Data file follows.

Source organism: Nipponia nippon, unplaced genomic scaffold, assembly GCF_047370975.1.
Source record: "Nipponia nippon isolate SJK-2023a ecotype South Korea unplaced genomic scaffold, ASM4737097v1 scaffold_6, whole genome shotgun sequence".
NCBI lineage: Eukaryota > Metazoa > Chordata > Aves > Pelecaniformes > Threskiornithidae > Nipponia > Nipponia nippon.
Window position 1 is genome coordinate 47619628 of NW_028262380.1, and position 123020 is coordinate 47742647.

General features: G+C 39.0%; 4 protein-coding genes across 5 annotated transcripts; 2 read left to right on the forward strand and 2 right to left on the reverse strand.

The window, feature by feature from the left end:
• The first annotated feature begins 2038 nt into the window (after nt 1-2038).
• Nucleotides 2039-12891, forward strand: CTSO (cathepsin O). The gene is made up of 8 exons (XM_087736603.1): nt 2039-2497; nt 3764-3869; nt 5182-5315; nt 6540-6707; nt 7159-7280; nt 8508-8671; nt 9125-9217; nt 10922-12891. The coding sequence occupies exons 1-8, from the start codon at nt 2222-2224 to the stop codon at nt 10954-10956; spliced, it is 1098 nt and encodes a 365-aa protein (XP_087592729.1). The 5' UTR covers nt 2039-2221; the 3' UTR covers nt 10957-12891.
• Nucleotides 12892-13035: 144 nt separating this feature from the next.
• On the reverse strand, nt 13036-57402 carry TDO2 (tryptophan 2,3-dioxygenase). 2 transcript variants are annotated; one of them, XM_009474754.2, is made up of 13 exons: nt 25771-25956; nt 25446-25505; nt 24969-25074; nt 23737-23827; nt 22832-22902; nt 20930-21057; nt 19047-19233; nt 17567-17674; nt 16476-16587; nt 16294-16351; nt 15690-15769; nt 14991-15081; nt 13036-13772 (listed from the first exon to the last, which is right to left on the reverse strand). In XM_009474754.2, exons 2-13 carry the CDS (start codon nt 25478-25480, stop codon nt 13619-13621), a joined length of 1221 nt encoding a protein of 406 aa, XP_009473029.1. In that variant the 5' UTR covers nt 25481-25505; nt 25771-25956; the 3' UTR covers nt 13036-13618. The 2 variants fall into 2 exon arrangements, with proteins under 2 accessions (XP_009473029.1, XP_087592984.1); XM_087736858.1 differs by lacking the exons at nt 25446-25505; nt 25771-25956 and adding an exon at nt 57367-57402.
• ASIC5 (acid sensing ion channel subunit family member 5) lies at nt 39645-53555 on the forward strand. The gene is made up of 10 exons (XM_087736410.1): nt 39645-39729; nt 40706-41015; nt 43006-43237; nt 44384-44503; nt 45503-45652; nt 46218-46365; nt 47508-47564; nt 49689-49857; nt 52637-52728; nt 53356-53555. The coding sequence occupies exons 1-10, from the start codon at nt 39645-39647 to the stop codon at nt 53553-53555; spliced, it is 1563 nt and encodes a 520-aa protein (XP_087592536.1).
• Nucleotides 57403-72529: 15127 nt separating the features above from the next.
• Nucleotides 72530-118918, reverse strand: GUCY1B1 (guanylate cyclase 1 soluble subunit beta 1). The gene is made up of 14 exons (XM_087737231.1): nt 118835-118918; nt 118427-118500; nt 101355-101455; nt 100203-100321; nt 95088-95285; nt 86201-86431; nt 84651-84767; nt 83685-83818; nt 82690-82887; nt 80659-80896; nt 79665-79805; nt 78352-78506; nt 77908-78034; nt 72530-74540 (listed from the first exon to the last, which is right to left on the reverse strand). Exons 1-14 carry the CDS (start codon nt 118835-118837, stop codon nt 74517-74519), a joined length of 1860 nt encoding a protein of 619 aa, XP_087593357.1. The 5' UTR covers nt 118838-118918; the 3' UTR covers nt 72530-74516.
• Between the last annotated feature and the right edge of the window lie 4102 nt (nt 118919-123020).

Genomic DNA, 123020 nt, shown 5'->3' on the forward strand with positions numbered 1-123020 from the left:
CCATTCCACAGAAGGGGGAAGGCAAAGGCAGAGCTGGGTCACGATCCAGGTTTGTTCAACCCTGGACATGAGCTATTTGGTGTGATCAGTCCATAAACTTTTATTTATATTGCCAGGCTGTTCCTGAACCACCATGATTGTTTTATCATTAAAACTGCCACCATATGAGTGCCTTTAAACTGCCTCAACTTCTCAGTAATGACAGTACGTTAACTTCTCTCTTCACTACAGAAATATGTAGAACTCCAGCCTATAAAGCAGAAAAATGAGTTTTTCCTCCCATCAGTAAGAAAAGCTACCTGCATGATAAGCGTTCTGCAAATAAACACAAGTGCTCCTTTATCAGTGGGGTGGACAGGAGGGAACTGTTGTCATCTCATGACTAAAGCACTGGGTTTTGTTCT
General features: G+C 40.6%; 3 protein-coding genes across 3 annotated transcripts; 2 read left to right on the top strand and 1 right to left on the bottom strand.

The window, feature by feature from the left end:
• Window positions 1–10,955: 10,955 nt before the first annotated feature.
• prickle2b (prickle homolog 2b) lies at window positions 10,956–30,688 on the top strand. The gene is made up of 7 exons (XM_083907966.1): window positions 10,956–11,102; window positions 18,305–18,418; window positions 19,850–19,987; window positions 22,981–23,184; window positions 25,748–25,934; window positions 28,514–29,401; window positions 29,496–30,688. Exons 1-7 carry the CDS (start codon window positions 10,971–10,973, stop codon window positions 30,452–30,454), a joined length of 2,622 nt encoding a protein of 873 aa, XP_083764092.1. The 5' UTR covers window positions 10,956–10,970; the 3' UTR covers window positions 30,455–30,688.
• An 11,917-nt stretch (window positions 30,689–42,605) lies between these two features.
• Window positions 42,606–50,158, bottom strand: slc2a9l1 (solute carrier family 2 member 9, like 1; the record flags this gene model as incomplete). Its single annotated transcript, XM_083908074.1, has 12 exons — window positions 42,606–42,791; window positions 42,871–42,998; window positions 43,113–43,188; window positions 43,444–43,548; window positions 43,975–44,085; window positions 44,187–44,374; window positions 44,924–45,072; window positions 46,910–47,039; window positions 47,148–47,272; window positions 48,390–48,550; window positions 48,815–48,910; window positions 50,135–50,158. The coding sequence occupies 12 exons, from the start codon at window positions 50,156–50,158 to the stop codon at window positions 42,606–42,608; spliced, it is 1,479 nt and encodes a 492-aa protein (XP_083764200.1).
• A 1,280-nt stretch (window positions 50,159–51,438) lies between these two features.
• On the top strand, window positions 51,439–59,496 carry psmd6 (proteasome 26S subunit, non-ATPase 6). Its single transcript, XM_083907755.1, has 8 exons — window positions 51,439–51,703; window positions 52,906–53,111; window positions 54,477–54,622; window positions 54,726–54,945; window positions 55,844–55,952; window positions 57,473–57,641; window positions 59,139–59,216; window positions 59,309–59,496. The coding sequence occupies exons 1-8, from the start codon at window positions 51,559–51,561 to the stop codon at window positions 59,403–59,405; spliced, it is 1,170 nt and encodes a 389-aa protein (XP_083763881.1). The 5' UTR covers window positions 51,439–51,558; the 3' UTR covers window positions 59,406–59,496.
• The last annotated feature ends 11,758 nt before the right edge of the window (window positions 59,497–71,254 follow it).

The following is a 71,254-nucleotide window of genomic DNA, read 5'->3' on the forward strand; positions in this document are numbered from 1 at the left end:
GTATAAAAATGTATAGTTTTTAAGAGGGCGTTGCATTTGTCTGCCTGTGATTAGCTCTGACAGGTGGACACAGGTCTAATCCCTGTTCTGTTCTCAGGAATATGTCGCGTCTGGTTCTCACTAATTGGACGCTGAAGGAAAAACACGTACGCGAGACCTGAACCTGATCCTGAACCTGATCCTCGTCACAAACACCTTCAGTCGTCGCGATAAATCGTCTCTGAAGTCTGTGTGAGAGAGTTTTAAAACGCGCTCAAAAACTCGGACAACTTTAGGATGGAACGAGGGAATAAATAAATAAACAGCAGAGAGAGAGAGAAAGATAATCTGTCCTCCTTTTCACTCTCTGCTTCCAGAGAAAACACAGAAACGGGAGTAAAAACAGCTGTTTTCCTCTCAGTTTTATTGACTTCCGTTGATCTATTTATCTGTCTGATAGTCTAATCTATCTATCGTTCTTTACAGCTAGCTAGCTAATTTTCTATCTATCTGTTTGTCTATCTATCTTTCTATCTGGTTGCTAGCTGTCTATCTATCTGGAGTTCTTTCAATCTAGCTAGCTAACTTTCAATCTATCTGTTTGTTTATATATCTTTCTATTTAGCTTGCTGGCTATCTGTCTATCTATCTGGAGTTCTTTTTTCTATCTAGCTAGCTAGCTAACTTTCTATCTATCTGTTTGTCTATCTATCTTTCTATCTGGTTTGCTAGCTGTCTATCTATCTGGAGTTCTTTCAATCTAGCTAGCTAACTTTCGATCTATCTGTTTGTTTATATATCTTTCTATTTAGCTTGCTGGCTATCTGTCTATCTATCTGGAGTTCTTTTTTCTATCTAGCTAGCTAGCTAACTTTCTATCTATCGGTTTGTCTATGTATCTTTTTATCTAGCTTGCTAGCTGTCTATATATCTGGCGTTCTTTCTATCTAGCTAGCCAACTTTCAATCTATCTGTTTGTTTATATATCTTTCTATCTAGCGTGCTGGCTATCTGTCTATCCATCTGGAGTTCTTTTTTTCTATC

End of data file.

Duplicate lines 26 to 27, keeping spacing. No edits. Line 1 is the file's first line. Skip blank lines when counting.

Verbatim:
The following is a 71,254-nucleotide window of genomic DNA, read 5'->3' on the forward strand; positions in this document are numbered from 1 at the left end:
GTATAAAAATGTATAGTTTTTAAGAGGGCGTTGCATTTGTCTGCCTGTGATTAGCTCTGACAGGTGGACACAGGTCTAATCCCTGTTCTGTTCTCAGGAATATGTCGCGTCTGGTTCTCACTAATTGGACGCTGAAGGAAAAACACGTACGCGAGACCTGAACCTGATCCTGAACCTGATCCTCGTCACAAACACCTTCAGTCGTCGCGATAAATCGTCTCTGAAGTCTGTGTGAGAGAGTTTTAAAACGCGCTCAAAAACTCGGACAACTTTAGGATGGAACGAGGGAATAAATAAATAAACAGCAGAGAGAGAGAGAAAGATAATCTGTCCTCCTTTTCACTCTCTGCTTCCAGAGAAAACACAGAAACGGGAGTAAAAACAGCTGTTTTCCTCTCAGTTTTATTGACTTCCGTTGATCTATTTATCTGTCTGATAGTCTAATCTATCTATCGTTCTTTACAGCTAGCTAGCTAATTTTCTATCTATCTGTTTGTCTATCTATCTTTCTATCTGGTTGCTAGCTGTCTATCTATCTGGAGTTCTTTCAATCTAGCTAGCTAACTTTCAATCTATCTGTTTGTTTATATATCTTTCTATTTAGCTTGCTGGCTATCTGTCTATCTATCTGGAGTTCTTTTTTCTATCTAGCTAGCTAGCTAACTTTCTATCTATCTGTTTGTCTATCTATCTTTCTATCTGGTTTGCTAGCTGTCTATCTATCTGGAGTTCTTTCAATCTAGCTAGCTAACTTTCGATCTATCTGTTTGTTTATATATCTTTCTATTTAGCTTGCTGGCTATCTGTCTATCTATCTGGAGTTCTTTTTTCTATCTAGCTAGCTAGCTAACTTTCTATCTATCGGTTTGTCTATGTATCTTTTTATCTAGCTTGCTAGCTGTCTATATATCTGGCGTTCTTTCTATCTAGCTAGCCAACTTTCAATCTATCTGTTTGTTTATATATCTTTCTATCTAGCGTGCTGGCTATCTGTCTATCCATCTGGAGTTCTTTTTTTCTATC